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Question: Why would spaceships need "runways"?
For instance, while I believe that the Nazca Lines present many questions about the people who made them and their purpose, I do not believe mainstream science has presented a satisfactory answer nor do I believe Daniken's assertions that they are a runway of some description, which are just a shot in the dark at best.
National Lampoons Vacation
This is no longer a vacation. It's a quest, a quest for fun. I'm gonna have fun and your gonna have fun. We're gonna have so much SNIPing fun they're gonna need plastic surgeons to remove the smiles from our SNIPing faces. We'll be whistling zippity-doo-dah out of our SNIP holes
In 1967, soon after Chariots of the Gods was published he was arrested and charged by Interpol with fraud and tax evasion for non-payment of $14,000.00. On behalf of the prosecution, he was ordered by the Court to undergo psychological examinations. During the investigation, authorities uncovered a large personal debt totaling about $700,000. Von Däniken was found guilty of embezzlement, and he served more than three years in Swiss prisons. Von Däniken stated in the preface of his book Return to the Stars that it was written while he was "in prison on remand"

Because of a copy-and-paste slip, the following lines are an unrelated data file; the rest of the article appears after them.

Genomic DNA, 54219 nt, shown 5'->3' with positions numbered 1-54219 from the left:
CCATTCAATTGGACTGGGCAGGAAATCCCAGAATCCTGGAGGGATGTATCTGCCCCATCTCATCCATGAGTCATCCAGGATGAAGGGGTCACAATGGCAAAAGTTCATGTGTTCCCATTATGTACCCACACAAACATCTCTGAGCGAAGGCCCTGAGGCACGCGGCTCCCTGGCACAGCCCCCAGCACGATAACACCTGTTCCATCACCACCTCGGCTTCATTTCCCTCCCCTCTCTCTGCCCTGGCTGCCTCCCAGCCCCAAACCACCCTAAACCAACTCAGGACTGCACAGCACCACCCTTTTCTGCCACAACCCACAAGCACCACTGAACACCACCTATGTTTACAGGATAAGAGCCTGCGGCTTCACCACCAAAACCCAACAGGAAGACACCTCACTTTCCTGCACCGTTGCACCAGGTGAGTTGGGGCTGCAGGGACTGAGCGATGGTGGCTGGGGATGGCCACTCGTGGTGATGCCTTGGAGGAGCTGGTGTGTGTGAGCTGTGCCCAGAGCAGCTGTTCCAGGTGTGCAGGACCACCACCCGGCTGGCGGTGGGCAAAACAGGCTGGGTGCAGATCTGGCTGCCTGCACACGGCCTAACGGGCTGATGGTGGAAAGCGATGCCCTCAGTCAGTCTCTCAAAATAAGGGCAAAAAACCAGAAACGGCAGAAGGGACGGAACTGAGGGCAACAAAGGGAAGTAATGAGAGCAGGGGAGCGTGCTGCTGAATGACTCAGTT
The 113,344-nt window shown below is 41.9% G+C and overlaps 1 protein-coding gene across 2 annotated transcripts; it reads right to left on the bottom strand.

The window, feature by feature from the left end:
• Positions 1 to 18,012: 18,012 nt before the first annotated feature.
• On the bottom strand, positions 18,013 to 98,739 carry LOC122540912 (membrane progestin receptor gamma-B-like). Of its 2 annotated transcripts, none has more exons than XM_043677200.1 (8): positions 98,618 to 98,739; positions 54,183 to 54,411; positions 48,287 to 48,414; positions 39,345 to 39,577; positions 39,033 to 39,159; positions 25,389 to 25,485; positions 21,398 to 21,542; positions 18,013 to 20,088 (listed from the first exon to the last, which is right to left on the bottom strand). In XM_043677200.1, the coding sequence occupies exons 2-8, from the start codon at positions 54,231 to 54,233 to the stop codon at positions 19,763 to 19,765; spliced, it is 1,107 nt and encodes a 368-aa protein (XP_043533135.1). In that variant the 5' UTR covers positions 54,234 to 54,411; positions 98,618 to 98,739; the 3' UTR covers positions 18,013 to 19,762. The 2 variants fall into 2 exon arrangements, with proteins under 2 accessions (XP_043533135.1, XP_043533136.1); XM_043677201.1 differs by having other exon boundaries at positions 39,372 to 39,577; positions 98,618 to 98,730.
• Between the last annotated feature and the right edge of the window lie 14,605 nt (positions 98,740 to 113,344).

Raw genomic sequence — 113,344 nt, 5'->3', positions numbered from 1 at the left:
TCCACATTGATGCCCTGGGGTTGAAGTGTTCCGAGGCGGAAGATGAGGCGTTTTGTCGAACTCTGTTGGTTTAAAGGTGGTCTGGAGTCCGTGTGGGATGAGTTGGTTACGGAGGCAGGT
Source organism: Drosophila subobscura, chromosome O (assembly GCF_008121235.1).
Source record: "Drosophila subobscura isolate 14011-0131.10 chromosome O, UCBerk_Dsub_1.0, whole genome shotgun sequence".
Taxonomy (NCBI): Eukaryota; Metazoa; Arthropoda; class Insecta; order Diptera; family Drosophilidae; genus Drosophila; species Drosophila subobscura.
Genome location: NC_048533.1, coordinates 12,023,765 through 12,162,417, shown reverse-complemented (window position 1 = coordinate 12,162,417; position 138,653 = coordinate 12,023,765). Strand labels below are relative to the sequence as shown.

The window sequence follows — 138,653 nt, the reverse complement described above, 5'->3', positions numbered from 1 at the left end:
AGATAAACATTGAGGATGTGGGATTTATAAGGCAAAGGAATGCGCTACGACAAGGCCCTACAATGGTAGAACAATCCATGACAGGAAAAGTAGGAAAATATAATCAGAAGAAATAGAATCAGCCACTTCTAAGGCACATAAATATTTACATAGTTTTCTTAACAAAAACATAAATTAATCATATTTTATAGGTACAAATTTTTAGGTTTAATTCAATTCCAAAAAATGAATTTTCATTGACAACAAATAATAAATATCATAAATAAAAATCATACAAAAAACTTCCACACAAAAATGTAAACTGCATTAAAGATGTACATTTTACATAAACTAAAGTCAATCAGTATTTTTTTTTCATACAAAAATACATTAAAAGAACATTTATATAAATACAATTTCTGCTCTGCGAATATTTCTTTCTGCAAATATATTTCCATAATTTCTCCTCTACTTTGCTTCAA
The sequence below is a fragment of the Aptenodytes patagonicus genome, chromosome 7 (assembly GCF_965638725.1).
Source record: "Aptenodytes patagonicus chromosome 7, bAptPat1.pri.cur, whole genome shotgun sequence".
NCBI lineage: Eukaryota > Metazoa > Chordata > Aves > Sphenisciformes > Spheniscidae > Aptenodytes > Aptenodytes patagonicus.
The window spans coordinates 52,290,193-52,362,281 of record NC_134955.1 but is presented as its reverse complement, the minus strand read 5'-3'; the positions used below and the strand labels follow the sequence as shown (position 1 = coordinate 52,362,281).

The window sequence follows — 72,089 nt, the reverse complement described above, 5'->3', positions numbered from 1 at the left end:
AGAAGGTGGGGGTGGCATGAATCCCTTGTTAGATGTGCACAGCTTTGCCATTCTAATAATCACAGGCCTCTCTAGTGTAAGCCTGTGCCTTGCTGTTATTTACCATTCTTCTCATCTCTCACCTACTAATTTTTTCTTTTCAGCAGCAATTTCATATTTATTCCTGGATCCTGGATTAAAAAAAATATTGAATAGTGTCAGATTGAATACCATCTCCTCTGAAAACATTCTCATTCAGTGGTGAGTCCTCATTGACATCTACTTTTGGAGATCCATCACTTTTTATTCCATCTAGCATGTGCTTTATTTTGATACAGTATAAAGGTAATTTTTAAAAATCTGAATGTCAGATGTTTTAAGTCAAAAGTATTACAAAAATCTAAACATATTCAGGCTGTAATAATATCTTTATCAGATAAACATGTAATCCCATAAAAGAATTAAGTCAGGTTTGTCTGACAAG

Originally posted by rapunzel222
but the point im really wanting to make, is legally, these books and lectures could easily amount to defamation of hancock and daniken's character. to have defamation you need accusations that tend to reduce someone's esteem in the eyes of their peers or the public; published and distributed to the public. this has all been done at these lectures. the only defence to a defamation action by him would be for the lecturers to prove that his theories aren't true. and as no one can do this; they would lose and have to pay him out.
and if i was him, i would sue their little arses off. but he probably doesnt know its even happening.
Originally posted by Kryties
The only 'babble box' I am seeing here is you. Daniken, while I do not agree with all of his theories, has certainly presented some very interesting anomalies that deserve a closer examination.
The Nazca lines for example.
Or the Baghdad Battery (which you nicely boxed into the 'anomaly' category). These are among many examples that I can think of off the top of my head that I have not yet heard a decent explanation from mainstream archaeologists.
They, like you, put it into the 'too hard' basket and sweep it under the rug.
Originally posted by Gawdzilla
There you go. Any comments?